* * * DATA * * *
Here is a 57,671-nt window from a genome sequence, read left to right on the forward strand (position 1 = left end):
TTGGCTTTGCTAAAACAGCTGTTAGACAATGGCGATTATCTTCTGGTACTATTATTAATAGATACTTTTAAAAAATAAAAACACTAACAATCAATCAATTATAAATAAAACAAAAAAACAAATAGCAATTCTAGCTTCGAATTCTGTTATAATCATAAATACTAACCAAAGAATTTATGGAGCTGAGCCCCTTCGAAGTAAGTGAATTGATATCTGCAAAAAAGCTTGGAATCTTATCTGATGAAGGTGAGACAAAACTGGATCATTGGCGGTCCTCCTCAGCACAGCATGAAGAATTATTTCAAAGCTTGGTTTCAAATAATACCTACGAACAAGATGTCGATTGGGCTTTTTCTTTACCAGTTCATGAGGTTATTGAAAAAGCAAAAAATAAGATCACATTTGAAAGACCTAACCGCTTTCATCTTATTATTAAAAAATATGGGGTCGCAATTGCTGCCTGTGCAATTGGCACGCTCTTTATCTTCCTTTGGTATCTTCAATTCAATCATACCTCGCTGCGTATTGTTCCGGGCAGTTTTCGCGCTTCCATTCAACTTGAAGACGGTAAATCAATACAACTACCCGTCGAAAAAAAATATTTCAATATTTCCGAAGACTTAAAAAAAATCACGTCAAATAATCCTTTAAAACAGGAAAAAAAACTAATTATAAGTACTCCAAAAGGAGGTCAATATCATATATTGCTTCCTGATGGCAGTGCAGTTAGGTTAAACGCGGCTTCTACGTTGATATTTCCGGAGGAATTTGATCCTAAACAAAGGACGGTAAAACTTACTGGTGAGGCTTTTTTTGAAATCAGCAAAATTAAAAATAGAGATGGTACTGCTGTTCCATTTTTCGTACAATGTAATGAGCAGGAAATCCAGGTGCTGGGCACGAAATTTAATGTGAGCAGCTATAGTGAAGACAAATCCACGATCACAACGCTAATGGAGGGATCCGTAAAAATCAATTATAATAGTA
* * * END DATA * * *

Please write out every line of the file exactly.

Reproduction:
Here is a 57,671-nt window from a genome sequence, read left to right on the forward strand (position 1 = left end):
TTGGCTTTGCTAAAACAGCTGTTAGACAATGGCGATTATCTTCTGGTACTATTATTAATAGATACTTTTAAAAAATAAAAACACTAACAATCAATCAATTATAAATAAAACAAAAAAACAAATAGCAATTCTAGCTTCGAATTCTGTTATAATCATAAATACTAACCAAAGAATTTATGGAGCTGAGCCCCTTCGAAGTAAGTGAATTGATATCTGCAAAAAAGCTTGGAATCTTATCTGATGAAGGTGAGACAAAACTGGATCATTGGCGGTCCTCCTCAGCACAGCATGAAGAATTATTTCAAAGCTTGGTTTCAAATAATACCTACGAACAAGATGTCGATTGGGCTTTTTCTTTACCAGTTCATGAGGTTATTGAAAAAGCAAAAAATAAGATCACATTTGAAAGACCTAACCGCTTTCATCTTATTATTAAAAAATATGGGGTCGCAATTGCTGCCTGTGCAATTGGCACGCTCTTTATCTTCCTTTGGTATCTTCAATTCAATCATACCTCGCTGCGTATTGTTCCGGGCAGTTTTCGCGCTTCCATTCAACTTGAAGACGGTAAATCAATACAACTACCCGTCGAAAAAAAATATTTCAATATTTCCGAAGACTTAAAAAAAATCACGTCAAATAATCCTTTAAAACAGGAAAAAAAACTAATTATAAGTACTCCAAAAGGAGGTCAATATCATATATTGCTTCCTGATGGCAGTGCAGTTAGGTTAAACGCGGCTTCTACGTTGATATTTCCGGAGGAATTTGATCCTAAACAAAGGACGGTAAAACTTACTGGTGAGGCTTTTTTTGAAATCAGCAAAATTAAAAATAGAGATGGTACTGCTGTTCCATTTTTCGTACAATGTAATGAGCAGGAAATCCAGGTGCTGGGCACGAAATTTAATGTGAGCAGCTATAGTGAAGACAAATCCACGATCACAACGCTAATGGAGGGATCCGTAAAAATCAATTATAATAGTA